Thomas Paine Day (or Freethinkers Day) is on June 8 – a day to celebrate the life and influential works of Thomas Paine, who died on this day in 1809.
Paine’s most famous and important works include: Common Sense, Age of Reason, and Rights of Man.
Barbara’s Bookstore Recommends:
Common Sense and Other Writings by Thomas Paine (ISBN 9780375760112)
Beautiful Country, Born Again: Democracy, Rebellion, and Revolution by Ben Fountain (ISBN 9780062688750).
White Supremacy: King of America
by Sophia Speranza
When considering Common Sense and its relationship to American democracy today, it is clear that structurally we have grown but not necessarily in the direction Paine imagined. We have eliminated our reliance on and direct connection to Great Britain; however, white supremacy and the resulting system of power and oppression that makes our democracy function today has never ceased to exist. Like those who were at first reluctant to consider the negative effects of Great Britain on America’s growth as a nation, we are sweeping these harmful systems of oppression under the rug when we are not directly affected. Paine explains: “It is the good fortune of many to live distant from the scene of sorrow; the evil is not sufficiently brought to their door to make them feel the precariousness with which all American property is possessed” (p. 34). This statement still rings true today. Those who are not oppressed benefit from the system while others struggle to survive. Without direct recognition and consideration of these structures of power, America will not continue to grow and thrive in the way Paine intended.
Paine articulates his arguments thoroughly, often introducing concepts explicitly before exploring them further. Throughout the pamphlet, Paine outlines main points numerically in the form of lists, making complex information less intimidating to the average reader. These lists contextualize broader claims and provide background information needed to fully understand the arguments at hand. One example of this strategy is on p. 38: “But admitting that matters were now made up, what would be the event? I answer, the ruin of the continent. And that for several reasons. First”. This statement begins Paine’s examination and critique of America’s relationship to Great Britain, a meaty analysis divided into digestible chunks that foster inclusivity and reader participation. In doing so, Paine invites readers to participate in imagining a new and just version of government and community. It is disappointing to realize that the very system Paine proposed is logistically in place; however, it is being used to manipulate and control rather than unite, which is the opposite of what Paine hoped for.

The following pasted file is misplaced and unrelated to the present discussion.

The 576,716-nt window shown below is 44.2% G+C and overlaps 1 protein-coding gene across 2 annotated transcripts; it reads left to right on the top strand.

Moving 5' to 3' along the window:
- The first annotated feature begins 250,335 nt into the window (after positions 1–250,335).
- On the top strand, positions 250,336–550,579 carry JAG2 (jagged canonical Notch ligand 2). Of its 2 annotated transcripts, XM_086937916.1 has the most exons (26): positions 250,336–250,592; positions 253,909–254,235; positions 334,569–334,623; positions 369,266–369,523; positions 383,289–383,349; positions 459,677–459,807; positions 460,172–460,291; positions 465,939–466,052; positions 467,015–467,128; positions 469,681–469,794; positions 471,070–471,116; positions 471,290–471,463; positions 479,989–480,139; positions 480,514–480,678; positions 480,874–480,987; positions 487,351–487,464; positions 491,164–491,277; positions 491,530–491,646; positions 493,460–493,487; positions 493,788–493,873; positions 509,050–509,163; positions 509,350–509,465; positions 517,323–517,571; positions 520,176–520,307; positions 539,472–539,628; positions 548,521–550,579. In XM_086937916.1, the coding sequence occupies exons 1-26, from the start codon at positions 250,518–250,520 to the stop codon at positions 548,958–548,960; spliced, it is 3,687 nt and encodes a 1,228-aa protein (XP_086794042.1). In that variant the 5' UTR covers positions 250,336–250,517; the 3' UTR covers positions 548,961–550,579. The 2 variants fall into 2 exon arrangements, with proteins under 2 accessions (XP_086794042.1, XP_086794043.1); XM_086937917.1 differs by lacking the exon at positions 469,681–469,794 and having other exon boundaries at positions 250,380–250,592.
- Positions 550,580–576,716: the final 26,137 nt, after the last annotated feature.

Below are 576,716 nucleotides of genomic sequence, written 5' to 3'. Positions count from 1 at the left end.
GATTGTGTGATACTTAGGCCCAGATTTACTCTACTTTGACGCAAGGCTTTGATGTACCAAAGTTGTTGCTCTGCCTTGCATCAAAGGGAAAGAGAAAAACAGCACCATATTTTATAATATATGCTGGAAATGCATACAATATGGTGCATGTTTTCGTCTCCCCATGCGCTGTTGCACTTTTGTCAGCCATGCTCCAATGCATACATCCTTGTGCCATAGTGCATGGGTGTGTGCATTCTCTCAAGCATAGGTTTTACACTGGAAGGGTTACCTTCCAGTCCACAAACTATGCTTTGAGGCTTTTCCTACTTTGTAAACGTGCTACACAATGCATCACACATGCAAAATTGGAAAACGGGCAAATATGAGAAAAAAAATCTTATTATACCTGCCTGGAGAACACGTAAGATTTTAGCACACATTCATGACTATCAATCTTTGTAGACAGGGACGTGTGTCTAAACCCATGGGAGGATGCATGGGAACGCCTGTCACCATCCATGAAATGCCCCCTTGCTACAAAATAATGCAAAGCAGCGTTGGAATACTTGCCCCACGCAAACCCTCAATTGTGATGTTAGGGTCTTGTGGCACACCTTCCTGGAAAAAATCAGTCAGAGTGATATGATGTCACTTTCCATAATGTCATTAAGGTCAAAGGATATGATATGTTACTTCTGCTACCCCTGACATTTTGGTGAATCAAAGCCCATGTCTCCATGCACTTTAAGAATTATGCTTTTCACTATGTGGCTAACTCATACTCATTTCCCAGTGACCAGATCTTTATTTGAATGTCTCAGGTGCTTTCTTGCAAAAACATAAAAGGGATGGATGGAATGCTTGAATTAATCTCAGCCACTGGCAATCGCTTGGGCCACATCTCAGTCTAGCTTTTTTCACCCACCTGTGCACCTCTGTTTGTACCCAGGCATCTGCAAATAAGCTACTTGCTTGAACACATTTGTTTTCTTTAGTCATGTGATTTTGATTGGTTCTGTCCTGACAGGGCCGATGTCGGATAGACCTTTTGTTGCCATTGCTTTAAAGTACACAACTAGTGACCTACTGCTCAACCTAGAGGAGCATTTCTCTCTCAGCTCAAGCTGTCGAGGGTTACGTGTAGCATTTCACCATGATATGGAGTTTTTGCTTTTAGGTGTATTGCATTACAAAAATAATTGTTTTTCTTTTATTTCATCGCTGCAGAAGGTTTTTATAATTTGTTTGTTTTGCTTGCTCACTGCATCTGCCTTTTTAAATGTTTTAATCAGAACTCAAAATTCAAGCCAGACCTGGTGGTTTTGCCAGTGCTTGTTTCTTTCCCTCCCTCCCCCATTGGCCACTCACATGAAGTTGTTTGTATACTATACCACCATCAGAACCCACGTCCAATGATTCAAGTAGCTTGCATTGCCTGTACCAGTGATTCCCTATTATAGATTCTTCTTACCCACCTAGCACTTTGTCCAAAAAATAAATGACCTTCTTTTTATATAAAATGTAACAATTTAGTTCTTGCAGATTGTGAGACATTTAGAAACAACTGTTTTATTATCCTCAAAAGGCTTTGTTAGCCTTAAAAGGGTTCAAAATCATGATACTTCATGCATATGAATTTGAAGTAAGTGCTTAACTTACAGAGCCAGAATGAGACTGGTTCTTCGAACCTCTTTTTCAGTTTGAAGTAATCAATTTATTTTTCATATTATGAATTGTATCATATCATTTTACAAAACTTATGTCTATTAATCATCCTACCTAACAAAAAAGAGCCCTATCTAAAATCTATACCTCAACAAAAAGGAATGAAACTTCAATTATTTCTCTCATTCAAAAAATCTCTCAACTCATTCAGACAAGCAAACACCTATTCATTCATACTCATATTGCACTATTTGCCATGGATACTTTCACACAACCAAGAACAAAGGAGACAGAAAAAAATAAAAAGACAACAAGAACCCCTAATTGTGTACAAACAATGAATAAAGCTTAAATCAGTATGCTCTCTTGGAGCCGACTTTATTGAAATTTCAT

Paine works to address most every possible complaint or critique of his arguments throughout the pamphlets, often by posing hypothetical questions that challenge his claims. Instead of ignoring or demonizing opposing viewpoints, Paine explores them. The simple act of engaging with oppositional viewpoints makes the reader feel included and seen, even if not completely on board with all of Paine’s ideas. For example, as Paine argues for separation from Great Britain, he says: “But Britain is the parent country, say some. Then the more shame upon her conduct,” (p. 29). Paine also uses questions to excite the reader and energize his arguments: “Resolution is our inherent character, and courage hath never yet forsaken us. Wherefore, what is it that we want? Why is it that we hesitate? From Britain we can expect nothing but ruin,” (p. 55). Posing questions like these encourages readers to take action and participate in creating a system of government on their terms rather than Britain’s, which is Paine’s ultimate goal. Rhetorical strategies like these make Common Sense a catalyst, or jumping off point, for real and tangible change.